Castlebay, Barra
Castlebay, Barra

The island of Barra will forever be associated with the MacNeil clan. MacNeils have been in Barra since at least the 11th century, though it was not until 1427 that Alexander, Lord of the Isles, granted Barra to Gilleonan MacLeod.Tradition, however, claims that the family can trace its origins back to the 4th-century Irish hero Niall of the Nine Hostages, the high king of Ireland. Shortly after the MacNeils were granted Barra they built

Kisimul Castle on an island in Castlebay harbour. This wonderfully picturesque castle has now been restored and visitors can enjoy a short boat trip from the Castlebay jetty to the castle island.

The MacNeils were skilled seafarers; indeed, an old saying suggests that Noah offered the MacNeil clan chief a place on the Ark, but the MacNeil turned down the offer, saying that he had a boat of his own. And those boats the MacNeils frequently used for piracy, raiding English vessels during the reign of Queen Elizabeth I. Elizabeth's successor, James I of England and VI of Scotland, arrested the MacNeil chief, but let him go when MacNeil cleverly claimed that he targetted Elizabeth's ships because 'that woman' had killed James's mother, Mary, Queen of Scots.

The MacNeils were all-powerful within the confines of their Barra territory, but at length, that dominance came to an end. Debt forced the 21st Chief, General Roderick MacNeil, to sell Barra in 1838, to Colonel Gordon of Cluny. Colonel Gordon was one of the worst offenders during the dreadful Highland Clearances.

He forced inhabitants of South Uist, Benbecula, and Barra off their traditional crofting lands, and coerced them to emigrate to the Americas. In 1937 Robert Lister MacNeil bought back the island and took over as 45th Chief. The 46th Chief, in turn, granted almost all the land to the Scottish Executive.

Barra is forever linked to the popular novel and film, Whisky Galore, by Sir Compton Mackenzie. The events of Mackenzie's novel did not take place here; the novel describes what happened when a ship carrying whisky went aground off Eriskay. But when the film version of the novel was made, Barra was used as the setting, and many of the islanders were used as extras in the filming.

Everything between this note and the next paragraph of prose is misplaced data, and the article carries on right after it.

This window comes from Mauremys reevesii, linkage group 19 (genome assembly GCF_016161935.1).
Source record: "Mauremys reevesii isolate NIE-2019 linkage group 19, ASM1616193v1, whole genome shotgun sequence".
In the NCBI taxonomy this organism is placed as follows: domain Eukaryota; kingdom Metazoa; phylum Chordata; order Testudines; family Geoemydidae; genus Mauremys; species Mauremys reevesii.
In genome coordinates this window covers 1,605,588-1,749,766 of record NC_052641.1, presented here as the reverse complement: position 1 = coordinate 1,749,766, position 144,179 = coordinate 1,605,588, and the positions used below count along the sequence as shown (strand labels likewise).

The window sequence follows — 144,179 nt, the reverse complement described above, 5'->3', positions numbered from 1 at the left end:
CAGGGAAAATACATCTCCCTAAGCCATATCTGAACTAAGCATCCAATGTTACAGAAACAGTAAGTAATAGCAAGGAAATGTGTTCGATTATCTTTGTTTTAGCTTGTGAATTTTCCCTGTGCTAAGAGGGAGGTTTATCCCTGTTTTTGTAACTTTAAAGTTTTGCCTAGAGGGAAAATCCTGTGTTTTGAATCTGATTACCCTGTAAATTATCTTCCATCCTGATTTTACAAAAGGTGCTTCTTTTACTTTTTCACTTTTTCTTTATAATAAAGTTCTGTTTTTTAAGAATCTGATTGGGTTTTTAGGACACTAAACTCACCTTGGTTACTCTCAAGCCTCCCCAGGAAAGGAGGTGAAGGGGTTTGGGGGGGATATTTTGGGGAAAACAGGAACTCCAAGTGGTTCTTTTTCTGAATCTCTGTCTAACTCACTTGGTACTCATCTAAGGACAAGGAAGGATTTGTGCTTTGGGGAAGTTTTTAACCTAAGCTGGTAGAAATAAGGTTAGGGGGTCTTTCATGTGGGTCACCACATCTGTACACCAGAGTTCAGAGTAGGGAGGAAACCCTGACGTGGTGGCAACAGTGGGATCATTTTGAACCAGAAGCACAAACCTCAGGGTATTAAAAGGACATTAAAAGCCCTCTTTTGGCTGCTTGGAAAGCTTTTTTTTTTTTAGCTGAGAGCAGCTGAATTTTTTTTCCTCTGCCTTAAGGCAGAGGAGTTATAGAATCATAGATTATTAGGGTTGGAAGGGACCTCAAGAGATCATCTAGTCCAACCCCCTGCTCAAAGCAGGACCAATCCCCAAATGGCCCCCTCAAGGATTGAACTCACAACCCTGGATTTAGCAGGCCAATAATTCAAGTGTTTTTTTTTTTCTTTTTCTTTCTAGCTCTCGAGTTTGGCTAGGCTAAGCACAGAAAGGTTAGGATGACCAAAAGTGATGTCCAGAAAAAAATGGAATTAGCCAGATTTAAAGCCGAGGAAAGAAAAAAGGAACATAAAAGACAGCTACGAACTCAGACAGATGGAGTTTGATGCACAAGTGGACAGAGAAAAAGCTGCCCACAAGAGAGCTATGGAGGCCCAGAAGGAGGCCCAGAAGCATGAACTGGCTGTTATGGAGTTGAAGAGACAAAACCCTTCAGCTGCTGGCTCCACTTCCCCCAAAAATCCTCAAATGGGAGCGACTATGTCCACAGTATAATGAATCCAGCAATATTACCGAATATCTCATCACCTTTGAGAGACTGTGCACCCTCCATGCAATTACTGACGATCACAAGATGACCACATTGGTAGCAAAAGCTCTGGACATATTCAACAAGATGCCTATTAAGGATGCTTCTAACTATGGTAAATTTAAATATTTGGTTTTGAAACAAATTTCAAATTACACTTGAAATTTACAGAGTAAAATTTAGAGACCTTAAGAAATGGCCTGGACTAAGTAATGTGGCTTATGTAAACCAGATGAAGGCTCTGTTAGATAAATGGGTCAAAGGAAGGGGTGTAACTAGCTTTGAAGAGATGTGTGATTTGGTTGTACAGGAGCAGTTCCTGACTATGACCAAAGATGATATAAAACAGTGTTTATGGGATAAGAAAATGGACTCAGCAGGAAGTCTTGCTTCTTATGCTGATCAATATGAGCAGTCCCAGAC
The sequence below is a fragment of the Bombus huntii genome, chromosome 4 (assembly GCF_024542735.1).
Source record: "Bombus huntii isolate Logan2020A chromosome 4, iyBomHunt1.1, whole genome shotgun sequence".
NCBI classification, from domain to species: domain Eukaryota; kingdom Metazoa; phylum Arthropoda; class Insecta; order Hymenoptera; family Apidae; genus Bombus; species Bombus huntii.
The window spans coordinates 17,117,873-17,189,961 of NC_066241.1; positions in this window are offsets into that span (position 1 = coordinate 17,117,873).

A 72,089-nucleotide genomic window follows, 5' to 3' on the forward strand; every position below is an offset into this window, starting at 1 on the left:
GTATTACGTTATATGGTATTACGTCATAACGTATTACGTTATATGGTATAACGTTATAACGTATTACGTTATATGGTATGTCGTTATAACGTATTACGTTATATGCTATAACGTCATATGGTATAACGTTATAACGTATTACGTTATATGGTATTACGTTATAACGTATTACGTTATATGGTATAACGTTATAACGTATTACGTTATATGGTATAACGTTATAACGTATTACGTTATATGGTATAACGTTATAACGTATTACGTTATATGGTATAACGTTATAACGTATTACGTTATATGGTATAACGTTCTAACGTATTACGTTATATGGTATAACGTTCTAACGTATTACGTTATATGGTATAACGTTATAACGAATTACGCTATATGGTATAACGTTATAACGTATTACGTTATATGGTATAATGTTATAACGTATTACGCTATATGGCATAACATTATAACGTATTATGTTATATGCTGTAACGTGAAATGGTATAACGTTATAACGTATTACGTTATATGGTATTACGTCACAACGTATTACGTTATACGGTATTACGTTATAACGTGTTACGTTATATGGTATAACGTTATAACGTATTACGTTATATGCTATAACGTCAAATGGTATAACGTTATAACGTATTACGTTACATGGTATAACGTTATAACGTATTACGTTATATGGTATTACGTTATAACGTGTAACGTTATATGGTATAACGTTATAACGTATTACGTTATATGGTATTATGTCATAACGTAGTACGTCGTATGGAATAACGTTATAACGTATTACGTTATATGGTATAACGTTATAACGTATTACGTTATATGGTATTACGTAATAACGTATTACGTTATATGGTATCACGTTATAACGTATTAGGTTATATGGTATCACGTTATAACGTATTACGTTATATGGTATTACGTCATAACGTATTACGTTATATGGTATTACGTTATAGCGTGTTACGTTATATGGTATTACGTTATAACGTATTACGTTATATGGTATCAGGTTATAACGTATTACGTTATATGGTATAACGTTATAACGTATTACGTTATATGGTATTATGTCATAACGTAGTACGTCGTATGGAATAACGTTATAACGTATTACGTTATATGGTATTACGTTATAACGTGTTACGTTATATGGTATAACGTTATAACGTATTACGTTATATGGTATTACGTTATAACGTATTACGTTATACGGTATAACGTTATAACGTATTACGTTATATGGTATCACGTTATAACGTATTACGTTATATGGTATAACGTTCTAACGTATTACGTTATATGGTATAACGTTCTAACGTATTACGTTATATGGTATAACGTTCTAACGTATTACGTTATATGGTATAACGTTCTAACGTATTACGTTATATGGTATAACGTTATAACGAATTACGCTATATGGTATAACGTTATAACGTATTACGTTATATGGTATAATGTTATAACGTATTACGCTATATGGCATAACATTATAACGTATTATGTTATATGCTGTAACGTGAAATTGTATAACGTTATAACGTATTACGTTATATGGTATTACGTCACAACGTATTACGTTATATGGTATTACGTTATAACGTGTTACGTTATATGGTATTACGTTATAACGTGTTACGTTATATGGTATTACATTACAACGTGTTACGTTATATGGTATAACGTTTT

Mackenzie himself is buried at Cille Bharra, in the low-lying Eoligarry peninsula at the north end of Barra. Eoligarry is linked by a long, sandy beach known as Cockle Strand to the rest of Barra. As the name suggests, islanders come here to dig for cockles, but the beach is famous for something else entirely; it serves as the island airport.

Not surprisingly, it is the only example in Britain of an airport using beach sand for a runway. Cille Bharra is famed for more than Compton Mackenzie's grave; it is an ancient Christian site associated with St Barr, or Finbarr, and early Irish saint after whom the island of Barra is named. There are ruins of three medieval chapels at Cille Bharra, and a replica of an early Christian carved cross found on the site.

But there are many more ancient places to visit on Barra. At Borve a solitary standing stone lists at an angle above the encroaching machair, while at Cuier the ruins of an atmospheric Iron Age dun looks out over the bay. In the centre of the island lies the Neolithic chambered cairn of Dun Bharpa, while just north west of Castlebay the ruins of a medieval tower house known as MacLeod's Tower rise above a small island in Loch Tangasdale.

At the very southern end of the island, near the Vatersay causeway, is a fascinating complex of historic buildings at Allt Chrysal, where an Iron Age roundhouse stands near a traditional island blackhouse.

If you rush madly about, you can just about see all the major historic sites on Barra as part of a day trip from the Uists, but, really, the island deserves more time to explore than that. The scenery is fabulous, and the pace of life is just right.

Barra is joined by a fairly modern (1990) causeway to the island of Vatersay. The fact that there is a causeway at all is partly due to a tragedy involving a prize bull. Traditionally, Vatersay farmers bringing their livestock to market had to get their stock to swim across the channel to Barra and then lead them to the ferry at Castlebay.

In 1986 a highly prized bull by the name of Bernie drowned while swimming across to Barra. The publicity and resulting public pressure forced the government to put £3.8 million into building a causeway to create a permanent link between the two islands.

There is little enough to see on Vatersay, but that is part of the appeal; the island is blessedly quiet and peaceful. Vatersay is shaped like a squashed figure eight, with a large northern half joined by a narrow isthmus to a smaller southern half. The isthmus separates the two bays of Vatersay and Baigh Siar.

On the machair overlooking Baigh Siar is a memorial to those who lost their lives in one of the worst maritime disasters of history, when 348 men, women, and children drowned in the wreck of the Annie Jane in 1843.

But lest that sombre reminder put you off, close by the memorial runs the Vatersay Coastal Path, a wonderfully scenic circular trail allowing you to circumnavigate the island.

List of historic attractions on Barra and Vatersay:


Lewis and Harris
North Uist
South Uist